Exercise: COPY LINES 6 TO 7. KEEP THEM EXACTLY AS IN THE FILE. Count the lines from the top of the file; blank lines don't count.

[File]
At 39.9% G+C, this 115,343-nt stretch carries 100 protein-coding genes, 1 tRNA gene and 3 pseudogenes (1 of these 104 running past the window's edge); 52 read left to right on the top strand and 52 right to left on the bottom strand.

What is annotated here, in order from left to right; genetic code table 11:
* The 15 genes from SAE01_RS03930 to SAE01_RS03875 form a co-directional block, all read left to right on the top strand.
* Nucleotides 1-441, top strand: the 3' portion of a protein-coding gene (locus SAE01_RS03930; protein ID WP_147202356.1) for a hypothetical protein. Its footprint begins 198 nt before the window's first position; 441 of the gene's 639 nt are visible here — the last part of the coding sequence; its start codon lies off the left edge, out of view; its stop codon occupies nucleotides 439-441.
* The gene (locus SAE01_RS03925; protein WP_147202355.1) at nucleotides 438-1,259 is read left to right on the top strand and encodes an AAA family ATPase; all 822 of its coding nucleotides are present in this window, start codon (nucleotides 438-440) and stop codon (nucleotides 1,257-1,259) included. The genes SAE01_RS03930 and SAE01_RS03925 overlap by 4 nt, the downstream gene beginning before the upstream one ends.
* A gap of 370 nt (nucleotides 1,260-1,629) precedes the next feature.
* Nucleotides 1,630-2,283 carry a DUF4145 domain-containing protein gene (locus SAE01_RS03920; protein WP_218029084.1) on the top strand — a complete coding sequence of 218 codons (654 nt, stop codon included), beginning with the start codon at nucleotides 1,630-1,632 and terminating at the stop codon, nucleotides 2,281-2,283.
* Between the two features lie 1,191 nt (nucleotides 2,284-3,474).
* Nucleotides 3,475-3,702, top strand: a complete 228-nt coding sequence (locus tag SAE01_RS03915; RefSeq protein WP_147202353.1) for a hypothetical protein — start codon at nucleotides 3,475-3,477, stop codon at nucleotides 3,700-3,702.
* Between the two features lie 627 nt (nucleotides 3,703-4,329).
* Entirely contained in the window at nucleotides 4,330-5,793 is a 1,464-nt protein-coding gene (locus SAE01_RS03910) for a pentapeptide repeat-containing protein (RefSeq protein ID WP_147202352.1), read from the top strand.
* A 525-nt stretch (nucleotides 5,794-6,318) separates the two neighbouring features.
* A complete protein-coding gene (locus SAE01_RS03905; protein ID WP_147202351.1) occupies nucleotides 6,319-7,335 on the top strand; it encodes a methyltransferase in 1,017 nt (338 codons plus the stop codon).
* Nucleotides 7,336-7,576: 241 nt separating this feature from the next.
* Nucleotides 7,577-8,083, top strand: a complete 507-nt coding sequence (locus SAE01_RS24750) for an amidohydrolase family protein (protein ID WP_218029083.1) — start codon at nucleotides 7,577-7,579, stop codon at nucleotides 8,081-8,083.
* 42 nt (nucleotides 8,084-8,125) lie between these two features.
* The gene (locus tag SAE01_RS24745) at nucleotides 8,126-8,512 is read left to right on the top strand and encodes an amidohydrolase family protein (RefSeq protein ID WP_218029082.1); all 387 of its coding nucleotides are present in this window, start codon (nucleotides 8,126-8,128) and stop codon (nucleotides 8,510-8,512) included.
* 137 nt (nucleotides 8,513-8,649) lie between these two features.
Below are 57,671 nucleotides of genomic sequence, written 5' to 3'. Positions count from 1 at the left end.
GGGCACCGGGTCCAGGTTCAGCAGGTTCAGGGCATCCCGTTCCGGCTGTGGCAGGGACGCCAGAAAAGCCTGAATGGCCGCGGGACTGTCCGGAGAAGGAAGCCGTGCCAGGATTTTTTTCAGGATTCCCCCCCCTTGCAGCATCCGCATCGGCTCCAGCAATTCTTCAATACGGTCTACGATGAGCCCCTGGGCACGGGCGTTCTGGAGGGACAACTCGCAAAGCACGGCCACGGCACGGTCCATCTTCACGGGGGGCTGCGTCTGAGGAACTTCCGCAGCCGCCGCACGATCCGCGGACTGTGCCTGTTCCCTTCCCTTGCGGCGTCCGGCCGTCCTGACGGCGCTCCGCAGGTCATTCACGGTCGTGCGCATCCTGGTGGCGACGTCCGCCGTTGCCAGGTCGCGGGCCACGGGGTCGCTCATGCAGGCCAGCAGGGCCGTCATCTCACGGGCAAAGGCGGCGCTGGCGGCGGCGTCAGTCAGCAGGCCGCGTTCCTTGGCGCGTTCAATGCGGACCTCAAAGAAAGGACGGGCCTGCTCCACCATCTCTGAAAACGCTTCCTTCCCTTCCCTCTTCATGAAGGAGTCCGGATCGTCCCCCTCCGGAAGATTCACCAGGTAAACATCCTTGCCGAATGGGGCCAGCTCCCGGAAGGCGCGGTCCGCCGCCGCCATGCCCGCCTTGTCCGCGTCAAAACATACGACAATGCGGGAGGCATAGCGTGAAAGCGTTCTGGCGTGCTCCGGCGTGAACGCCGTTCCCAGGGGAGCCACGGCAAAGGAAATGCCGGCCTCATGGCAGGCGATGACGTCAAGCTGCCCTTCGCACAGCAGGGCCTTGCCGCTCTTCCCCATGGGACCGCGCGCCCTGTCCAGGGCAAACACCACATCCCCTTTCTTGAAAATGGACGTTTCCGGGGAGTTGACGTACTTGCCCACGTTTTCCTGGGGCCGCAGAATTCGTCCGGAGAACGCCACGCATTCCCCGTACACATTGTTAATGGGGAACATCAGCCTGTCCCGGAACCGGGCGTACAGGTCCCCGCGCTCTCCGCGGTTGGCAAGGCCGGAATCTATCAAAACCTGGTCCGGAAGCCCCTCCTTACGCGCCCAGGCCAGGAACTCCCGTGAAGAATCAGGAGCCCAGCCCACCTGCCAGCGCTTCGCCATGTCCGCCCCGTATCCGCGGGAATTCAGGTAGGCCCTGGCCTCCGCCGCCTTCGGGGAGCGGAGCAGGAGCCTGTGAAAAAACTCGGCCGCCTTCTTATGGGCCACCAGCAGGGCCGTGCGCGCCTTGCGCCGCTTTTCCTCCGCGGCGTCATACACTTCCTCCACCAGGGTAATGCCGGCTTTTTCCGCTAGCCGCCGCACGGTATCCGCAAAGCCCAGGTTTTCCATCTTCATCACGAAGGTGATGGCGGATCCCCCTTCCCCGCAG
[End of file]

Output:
* A gap of 370 nt (nucleotides 1,260-1,629) precedes the next feature.
* Nucleotides 1,630-2,283 carry a DUF4145 domain-containing protein gene (locus SAE01_RS03920; protein WP_218029084.1) on the top strand — a complete coding sequence of 218 codons (654 nt, stop codon included), beginning with the start codon at nucleotides 1,630-1,632 and terminating at the stop codon, nucleotides 2,281-2,283.